When Hurricane Katrina wiped out entire communities in one quick sweep, people the world over were shocked by the devastation. We were even more shocked by the realization that people sat for days without help…hungry, thirsty, exhausted, injured, suffering and even dying.

Katrina Brought Two Difficult Realities To Light

  1. Both natural and human-inflicted disaster can strike faster and stronger than we could ever imagine or prepare for; and
  2. Our governments and relief organizations are not equipped to move quickly and efficiently, leaving a large gap in disaster assistance that cannot be ignored.

As most watched the horror unfold helplessly from their living rooms, the idea of Sheep Dog Impact Assistance (SDIA) began to take shape when founder SgtMaj Lance Nutt, a Marine in neighboring Arkansas, used years of emergency and logistical training to lead a strategic relief effort straight into the heart of the destruction – before most organizations were ready to mobilize. It was through this mission that SDIA was born.

The Operation

Upon seeing the immense devastation, and the subsequent delay in relief getting to the victims, Nutt recognized the need at hand and made the decision to act. He quickly tapped his local network of businesses and friends for supplies; a truck and trailer were soon loaded down with water, blankets, MREs (military meals), and other supplies deemed most immediately needed.Nutt then recruited the help of two others: his friend (a police officer and former Marine), and his father (a retired military officer and current RN). Both men were capable and willing to do whatever was needed onsite, whether clearing debris or rescuing people or simply handing out water. Their plan was to enter and assist, without becoming part of the problem. To Nutt, a professional in the logistical field, this meant strategic planning. They needed to determine which areas were hardest hit and still without help. They had to secure food and water to sustain them during their mission. They had to map out available routes that were clear enough to travel through. And they had to plan their fuel to ensure they would have enough gas to get back out once they delivered their supplies.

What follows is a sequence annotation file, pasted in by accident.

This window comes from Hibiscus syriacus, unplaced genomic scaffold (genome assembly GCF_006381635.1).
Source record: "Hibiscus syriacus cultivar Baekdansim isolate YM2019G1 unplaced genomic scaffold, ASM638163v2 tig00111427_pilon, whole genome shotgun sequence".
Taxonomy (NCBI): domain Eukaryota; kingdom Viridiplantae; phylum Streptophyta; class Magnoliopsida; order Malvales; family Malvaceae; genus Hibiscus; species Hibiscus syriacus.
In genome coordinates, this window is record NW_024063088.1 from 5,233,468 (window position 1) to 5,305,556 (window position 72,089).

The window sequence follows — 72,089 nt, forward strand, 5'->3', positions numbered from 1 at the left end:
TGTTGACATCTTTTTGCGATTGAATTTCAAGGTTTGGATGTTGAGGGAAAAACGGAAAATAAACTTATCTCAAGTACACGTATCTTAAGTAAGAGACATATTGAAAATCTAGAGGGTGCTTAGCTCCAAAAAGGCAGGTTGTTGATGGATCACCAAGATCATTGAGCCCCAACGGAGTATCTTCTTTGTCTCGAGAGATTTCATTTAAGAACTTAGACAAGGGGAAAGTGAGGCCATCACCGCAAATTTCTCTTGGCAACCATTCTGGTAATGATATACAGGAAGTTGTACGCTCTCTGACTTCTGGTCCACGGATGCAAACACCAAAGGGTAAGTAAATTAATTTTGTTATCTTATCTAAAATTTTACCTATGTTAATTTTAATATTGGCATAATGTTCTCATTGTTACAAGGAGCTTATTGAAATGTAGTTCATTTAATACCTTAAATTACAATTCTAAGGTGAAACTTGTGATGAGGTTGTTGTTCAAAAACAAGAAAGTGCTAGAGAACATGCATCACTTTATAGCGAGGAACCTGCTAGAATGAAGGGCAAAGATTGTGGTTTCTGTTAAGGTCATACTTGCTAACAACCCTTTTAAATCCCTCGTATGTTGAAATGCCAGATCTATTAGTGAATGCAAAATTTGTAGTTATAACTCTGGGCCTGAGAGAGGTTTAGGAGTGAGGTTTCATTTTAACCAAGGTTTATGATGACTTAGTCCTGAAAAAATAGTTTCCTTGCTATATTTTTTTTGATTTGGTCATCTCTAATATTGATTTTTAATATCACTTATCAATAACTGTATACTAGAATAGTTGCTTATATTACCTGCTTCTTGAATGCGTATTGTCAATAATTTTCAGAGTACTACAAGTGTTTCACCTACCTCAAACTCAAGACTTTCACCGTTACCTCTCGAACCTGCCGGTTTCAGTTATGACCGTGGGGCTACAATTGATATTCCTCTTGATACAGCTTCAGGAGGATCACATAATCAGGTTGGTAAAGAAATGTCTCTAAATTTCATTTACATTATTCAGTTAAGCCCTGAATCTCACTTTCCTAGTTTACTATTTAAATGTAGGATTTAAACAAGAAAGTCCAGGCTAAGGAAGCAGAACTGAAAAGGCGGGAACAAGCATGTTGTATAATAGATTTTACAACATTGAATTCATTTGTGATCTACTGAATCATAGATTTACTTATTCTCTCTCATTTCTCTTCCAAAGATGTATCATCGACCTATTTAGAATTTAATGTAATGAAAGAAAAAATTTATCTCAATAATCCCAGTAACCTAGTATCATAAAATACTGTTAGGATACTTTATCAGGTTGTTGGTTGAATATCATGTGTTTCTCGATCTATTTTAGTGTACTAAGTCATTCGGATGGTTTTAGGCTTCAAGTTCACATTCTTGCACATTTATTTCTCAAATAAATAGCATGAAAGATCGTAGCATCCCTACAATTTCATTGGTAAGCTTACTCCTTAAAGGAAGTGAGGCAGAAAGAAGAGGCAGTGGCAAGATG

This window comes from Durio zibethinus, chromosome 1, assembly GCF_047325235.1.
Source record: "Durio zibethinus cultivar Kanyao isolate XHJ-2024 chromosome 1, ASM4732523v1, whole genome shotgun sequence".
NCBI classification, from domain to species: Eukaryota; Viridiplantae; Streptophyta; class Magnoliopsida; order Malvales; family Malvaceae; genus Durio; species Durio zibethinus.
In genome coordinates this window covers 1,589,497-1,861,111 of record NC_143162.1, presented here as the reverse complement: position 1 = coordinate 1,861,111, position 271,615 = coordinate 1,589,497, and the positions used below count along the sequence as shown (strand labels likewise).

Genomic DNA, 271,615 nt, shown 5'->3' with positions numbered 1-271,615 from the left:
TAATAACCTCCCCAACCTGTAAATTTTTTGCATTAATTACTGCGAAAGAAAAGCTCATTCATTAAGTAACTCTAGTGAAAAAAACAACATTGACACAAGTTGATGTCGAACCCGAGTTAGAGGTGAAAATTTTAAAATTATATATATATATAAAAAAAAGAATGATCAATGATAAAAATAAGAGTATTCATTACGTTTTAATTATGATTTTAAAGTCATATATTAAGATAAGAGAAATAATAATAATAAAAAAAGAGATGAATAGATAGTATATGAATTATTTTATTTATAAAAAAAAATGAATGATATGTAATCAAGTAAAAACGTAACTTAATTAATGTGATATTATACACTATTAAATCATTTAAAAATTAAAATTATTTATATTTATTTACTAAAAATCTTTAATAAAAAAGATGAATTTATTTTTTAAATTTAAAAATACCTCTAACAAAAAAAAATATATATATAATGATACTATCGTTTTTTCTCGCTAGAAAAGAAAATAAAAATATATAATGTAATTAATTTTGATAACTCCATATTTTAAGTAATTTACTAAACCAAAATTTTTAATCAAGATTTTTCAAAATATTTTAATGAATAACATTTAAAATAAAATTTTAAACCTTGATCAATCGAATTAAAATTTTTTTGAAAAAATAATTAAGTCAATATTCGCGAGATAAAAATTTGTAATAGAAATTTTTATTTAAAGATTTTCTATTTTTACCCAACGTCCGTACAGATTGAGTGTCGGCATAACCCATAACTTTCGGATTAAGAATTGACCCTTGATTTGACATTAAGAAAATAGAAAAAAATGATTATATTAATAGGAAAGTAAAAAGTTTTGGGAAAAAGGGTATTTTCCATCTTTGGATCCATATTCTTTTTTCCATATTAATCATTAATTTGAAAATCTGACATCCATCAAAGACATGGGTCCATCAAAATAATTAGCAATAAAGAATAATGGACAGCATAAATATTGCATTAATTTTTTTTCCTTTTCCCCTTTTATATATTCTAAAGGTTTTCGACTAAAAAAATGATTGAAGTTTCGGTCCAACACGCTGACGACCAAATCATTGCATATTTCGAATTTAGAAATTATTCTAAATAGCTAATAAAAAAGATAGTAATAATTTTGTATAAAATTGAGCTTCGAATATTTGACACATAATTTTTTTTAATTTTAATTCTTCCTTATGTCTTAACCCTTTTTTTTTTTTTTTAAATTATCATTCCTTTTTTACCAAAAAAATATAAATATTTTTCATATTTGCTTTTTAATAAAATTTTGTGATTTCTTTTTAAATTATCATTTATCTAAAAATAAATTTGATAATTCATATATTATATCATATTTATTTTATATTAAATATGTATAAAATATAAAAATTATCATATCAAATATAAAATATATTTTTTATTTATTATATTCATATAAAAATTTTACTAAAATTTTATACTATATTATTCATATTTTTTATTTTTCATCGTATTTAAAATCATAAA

The mission to Pass Christian, Mississippi, was a successful effort. Half the supplies were dropped off at the fire station, which was serving as central headquarters – and was one of the few buildings left undamaged. The men hand-delivered the rest of the supplies to those in need, particularly elderly, handicapped and children who were identified as not able to find assistance. Perhaps it was a small effort — only a few people and one truck, after all — but it had a tremendous impact on those who were still days away from receiving any kind of assistance from large relief organizations. It was a small injection of life blood (“impact assistance”) to hold them over until major, long-term aid arrived.

On the way back to Arkansas, tired and dirty, but feeling extremely rewarded by the experience, the discussion invariably fell to the challenges of our modern disaster relief capabilities. As Nutt discussed his desire to help more in the future, the SDIA concept began to grow and take shape.

In 2010, Sheep Dog Impact Assistance received its nonprofit status and continued its disaster response work. Fast forward to 2019, and SDIA has become a sought after, ever-growing nonprofit organization formed around the skill sets of veterans and first responders, and comprised of these same people. They have the desire to help their communities…and the training to do so efficiently.

Since that first effort, SDIA has expanded its mission of deploying disaster response teams to include other continued service opportunities to assist fellow Sheep Dogs in need and outdoor adventures. Offering these unique opportunities to our SDIA Members and Volunteers allows for our nation’s Sheep Dogs to continue their service, gives a renewed sense of purpose, and proves that “Helping Others is a Way of Life.”